It was subsequently bought by Edith Wharton Restoration, which began a substantial restoration project in 1997. Today, The Mount operates as a museum and a literary hub, hosting readings, book launches and panel discussions.
It sounds a delightful place to wander around. The main house has a striking facade of white stucco and dark green shutters, capped with a roof top balustrade and cupola. It’s surrounded by gardens that Wharton envisaged a series of harmonious outdoor “rooms”.
But of course, my main interest would be the library. It’s the place where she did her writing. The books on the shelves are from Wharton’s own personal collection, representing every period of her life, reflecting her wide variety of interests. And there are some copies of her own works, complete with her pencil corrections.
Sounds magical doesn’t it? Sadly I can’t see a return visit to Massachusetts on the cards for me any time soon.
When a little free library opened a few weeks ago in my village I absolutely had to take a gander. With shops and libraries closed, this was the only way I could indulge in my favourite hobby of book browsing.
I thought I would come away empty handed but then, tucked away behind the multiple copies of James Patterson and John Grisham novels, I found two slim volumes by M C Beaton.
I’ve never read any of her Agatha Raisin series and probably wouldn’t have been tempted except it just so happened I was in the mood for something not too demanding.
Wit And Humour
And that’s exactly what I got. Book 1, Agatha Raisin And The Quiche of Death, and Book 13, Agatha Raisin And The Case Of The Curious Curate are both delightful escapist novels. I thought I would be mildly entertained but I wasn’t expecting to encounter books that were full of such sharp wit or to feature such an enjoyable non-PC character.
It’s the character of Agatha Raisin, a retired PR queen turned amateur sleuth. that makes the difference in this series. She’s absolutely the star of the show. Without her we’d just have pretty cottages, slightly amusing mysteries (nothing too gory or nasty) and quaint village traditions.
Agatha is definitely not in the Miss Marple mode. Instead of a neatly dressed, quietly spoken amateur sleuth with an acute understanding of human nature we get a brash and prickly career woman.
As the series opens, Agatha has decided to sell up her public relations company and move to a picturesque cottage in the Cotswolds. Accustomed to the buzz of parties and launches, she finds rural life is harder than she imagines. The locals in the village of Carsley are not hostile but don’t go out of their way to welcome her or include her in their social circle. Without friends and work, she quickly becomes bored.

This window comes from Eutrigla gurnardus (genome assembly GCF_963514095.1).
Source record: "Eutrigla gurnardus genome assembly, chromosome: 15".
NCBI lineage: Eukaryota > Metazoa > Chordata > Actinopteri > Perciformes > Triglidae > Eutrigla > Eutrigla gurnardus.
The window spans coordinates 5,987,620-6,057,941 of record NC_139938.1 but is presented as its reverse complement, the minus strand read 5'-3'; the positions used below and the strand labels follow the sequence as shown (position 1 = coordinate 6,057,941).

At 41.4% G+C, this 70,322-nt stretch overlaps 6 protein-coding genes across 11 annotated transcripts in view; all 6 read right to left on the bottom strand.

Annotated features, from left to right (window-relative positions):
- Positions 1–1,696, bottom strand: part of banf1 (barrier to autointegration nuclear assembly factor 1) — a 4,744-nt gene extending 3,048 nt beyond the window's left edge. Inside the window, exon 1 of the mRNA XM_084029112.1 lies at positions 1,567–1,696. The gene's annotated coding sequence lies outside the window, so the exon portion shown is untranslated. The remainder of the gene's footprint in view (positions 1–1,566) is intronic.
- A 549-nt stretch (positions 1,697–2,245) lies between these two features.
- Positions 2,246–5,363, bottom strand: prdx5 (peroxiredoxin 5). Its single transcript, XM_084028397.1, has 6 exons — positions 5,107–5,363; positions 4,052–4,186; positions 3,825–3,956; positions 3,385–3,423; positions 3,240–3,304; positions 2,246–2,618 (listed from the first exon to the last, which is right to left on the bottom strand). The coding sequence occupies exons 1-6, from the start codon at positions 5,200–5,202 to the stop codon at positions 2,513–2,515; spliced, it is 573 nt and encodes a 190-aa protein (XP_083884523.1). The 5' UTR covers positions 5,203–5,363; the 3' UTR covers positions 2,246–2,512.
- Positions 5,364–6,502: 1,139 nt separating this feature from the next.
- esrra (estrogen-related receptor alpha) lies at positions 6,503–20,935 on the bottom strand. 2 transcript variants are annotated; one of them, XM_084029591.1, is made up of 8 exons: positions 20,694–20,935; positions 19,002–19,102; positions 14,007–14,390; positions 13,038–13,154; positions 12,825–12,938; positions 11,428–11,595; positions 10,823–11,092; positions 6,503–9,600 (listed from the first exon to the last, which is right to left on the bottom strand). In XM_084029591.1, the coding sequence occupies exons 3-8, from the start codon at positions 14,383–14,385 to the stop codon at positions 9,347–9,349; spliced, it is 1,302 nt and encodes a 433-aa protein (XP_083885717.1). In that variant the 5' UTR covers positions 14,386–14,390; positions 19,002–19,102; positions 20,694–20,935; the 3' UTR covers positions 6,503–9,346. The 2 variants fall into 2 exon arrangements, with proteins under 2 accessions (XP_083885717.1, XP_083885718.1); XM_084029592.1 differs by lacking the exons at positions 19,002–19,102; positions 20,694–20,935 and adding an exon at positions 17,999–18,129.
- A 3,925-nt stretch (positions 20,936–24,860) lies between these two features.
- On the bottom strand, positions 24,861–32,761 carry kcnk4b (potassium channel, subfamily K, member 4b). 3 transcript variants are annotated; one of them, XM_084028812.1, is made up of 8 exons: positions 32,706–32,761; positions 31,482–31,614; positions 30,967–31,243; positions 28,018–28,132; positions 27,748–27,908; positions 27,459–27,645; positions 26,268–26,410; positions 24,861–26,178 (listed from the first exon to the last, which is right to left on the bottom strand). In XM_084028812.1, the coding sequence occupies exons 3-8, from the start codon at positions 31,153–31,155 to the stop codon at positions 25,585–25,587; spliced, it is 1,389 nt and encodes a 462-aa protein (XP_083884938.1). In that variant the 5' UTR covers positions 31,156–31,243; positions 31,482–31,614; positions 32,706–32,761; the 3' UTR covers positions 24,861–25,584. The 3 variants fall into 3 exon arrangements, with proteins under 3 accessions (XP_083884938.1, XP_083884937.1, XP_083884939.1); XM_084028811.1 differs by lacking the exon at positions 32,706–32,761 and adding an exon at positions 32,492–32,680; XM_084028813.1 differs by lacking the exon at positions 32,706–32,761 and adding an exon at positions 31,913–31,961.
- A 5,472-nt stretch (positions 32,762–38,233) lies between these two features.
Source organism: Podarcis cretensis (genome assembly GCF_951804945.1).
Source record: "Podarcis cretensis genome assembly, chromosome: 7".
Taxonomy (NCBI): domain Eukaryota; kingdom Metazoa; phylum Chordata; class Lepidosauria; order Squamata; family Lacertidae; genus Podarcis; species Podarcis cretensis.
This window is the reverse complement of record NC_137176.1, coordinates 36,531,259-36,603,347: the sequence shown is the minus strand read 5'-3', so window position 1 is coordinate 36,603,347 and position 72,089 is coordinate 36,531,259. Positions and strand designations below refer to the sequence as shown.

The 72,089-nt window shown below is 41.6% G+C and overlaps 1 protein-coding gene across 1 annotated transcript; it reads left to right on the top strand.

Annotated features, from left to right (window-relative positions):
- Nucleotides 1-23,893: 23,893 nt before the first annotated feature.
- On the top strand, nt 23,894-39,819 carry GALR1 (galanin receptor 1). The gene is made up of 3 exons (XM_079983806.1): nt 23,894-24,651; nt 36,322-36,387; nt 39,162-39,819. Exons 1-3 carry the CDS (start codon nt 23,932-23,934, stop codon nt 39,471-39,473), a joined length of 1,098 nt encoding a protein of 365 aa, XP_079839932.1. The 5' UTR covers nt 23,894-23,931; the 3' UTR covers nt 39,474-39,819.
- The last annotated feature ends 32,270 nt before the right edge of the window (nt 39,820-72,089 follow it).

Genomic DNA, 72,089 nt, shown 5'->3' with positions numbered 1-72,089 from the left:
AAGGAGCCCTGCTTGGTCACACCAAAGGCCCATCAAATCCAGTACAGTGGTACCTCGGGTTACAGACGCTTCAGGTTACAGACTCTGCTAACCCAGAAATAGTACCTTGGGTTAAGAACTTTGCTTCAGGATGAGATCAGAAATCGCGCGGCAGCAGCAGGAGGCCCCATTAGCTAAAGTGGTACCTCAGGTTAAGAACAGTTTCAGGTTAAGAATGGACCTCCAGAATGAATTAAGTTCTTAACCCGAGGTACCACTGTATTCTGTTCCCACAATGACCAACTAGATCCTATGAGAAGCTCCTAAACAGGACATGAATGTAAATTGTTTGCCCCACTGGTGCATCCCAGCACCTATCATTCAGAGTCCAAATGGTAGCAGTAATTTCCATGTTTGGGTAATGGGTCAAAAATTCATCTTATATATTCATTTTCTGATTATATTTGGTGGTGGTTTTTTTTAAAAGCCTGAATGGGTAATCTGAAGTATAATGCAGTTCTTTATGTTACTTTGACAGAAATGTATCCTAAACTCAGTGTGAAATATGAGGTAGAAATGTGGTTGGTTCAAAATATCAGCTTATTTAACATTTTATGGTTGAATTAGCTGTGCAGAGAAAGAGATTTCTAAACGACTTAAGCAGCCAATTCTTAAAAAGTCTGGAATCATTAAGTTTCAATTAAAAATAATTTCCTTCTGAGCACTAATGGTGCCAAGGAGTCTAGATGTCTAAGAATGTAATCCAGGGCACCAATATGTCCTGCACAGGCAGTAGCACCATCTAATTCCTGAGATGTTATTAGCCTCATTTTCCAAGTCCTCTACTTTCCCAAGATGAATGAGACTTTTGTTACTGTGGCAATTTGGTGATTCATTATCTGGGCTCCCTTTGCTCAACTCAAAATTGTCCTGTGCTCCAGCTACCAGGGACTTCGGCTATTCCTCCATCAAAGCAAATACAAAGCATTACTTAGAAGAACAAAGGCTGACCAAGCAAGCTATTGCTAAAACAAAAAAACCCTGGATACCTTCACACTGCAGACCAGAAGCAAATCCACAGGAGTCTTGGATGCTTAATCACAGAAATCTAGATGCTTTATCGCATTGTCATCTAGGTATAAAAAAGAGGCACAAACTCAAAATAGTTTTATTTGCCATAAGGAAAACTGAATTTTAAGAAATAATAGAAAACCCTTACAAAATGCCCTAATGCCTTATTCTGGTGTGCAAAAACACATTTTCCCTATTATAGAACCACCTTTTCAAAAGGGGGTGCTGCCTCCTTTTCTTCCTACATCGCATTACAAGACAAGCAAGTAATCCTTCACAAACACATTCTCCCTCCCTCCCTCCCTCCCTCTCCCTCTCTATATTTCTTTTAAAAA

No one asked her for tea. No one showed any curiosity about her whatsoever. The vicar did not even call/ In an Agatha Christie book the vicar would have called, not to mention some retired colonel and his wife. All conversation seemed limited to ‘Mawnin’, ‘Afternoon’, or talk about the weather. For the first time in her life, she knew loneliness, and it frightened her.
To stamp her mark on the village she decides to ingratiate herself with the locals to enter the annual ‘Great Quiche Competition’ . Never having baked anything in her life, she resorts to cheating, buying her ‘entry’ from an expensive London delicatessen. Unfortunately the competition judge dies after tasting her quiche. Agatha’s duplicity is revealed. Shame turns to anger when she is blamed for his death. It spurs her to turn detective and find the murderer herself.
Her methods are unorthodox and she finds herself in more than one scrape before the crime is solved. It’s great fun watching this woman’s inept attempts at detection and all the false trails she follows.
When I caught up with her again in Agatha Raisin And The Case Of The Curious Curate, it was to find that she’d become a fixture in the village. In the intervening years she’d married (twice). Husband number two has just dumped her; the launch she took on as a freelance project turned out to be dull and even her beloved London had lost its sparkle. So it’s back to the Cotswolds and those microwave meals for one.
Bumbling Detective In High Heels
The arrival of a new curate in Carsley is just the tonic she needs. Even though “she swore she would never be interested in a man again” Tristan Delon is a golden-haired, blue-eyed dish. He has all the ladies in Caswell swooning over him. After an intimate dinner for two in his flat, Agatha falls for his charms. she begins to dream of an exciting new adventure with a toy boy. Her dream doesn’t last long – the very next day the curate is found dead.
When the eye of suspicion turns on the Vicar, the husband of her best friend, Agatha sets off once more on the trail of a murderer. What follows is often hilarious as Agatha bumbles around following up on clues, worming information out of people and annoying the local police force.
Just like The Quiche of Death, in The Case Of The Curious Curate, MC Beaton delivers some deliciously funny scenes. Agatha has a penchant for causing mayhem as she lurches from one theory to another. Though she is so often rude and forceful, by the end of each novel, I did find myself warming to her. I loved the image of this champion of justice fretting about her weight before bunging another high calorie meal into the microwave before heading off in high heels and tight skirt, to do battle with the villain behind net curtains.
Would I read another book in the series? I might do if I were ever feeling a bit down in the dumps and in need of a pure entertainment. I have a feeling they would work really well as audiobooks so I’ll have to look out for them via my library’s digital service.
Six months after I launched BookerTalk I was ready to throw in the towel. To be honest with you, I’d made the classic errors of most blogging newbies:
I didn’t have a clear purpose for the blog. Just a half-formed idea I would blog about my project to read all the Booker Prize winners.
I didn’t have a plan for when and how often I’d post.
I didn’t understand the mechanics of blogging. Categories and tags were a mystery. The difference between a post and a page escaped me. And what the hell was a ‘slug”?